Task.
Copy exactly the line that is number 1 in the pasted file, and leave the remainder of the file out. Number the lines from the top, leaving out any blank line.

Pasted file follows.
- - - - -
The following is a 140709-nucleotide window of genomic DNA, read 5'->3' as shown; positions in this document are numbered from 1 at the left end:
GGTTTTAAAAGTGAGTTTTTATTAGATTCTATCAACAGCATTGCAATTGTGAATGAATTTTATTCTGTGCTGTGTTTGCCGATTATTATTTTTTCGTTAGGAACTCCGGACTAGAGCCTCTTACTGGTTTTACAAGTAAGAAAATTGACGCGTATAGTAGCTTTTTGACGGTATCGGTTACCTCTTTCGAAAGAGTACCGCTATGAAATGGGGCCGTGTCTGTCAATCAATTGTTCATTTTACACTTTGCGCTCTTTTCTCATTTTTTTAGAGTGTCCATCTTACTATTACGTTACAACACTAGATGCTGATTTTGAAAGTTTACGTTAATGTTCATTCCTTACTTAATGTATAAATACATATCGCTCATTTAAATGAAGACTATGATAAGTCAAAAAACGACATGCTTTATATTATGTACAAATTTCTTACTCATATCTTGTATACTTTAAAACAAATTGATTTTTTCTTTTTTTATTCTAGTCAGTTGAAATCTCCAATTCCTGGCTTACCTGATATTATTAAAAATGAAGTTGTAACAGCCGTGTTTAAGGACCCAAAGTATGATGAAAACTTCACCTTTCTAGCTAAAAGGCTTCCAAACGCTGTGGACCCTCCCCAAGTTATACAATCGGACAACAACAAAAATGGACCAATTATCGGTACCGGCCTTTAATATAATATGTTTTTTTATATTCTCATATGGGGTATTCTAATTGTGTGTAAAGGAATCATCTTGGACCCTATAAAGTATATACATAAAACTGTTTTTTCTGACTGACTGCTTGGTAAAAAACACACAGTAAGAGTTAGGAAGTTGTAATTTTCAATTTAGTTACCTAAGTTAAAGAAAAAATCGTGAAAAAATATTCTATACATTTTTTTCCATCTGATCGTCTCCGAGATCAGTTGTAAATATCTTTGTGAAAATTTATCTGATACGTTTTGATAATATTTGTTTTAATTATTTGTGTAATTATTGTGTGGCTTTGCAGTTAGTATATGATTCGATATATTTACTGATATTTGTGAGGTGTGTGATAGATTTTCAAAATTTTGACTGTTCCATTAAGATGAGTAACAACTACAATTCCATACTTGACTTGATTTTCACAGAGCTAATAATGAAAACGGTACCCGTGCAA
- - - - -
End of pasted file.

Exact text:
The following is a 140709-nucleotide window of genomic DNA, read 5'->3' as shown; positions in this document are numbered from 1 at the left end: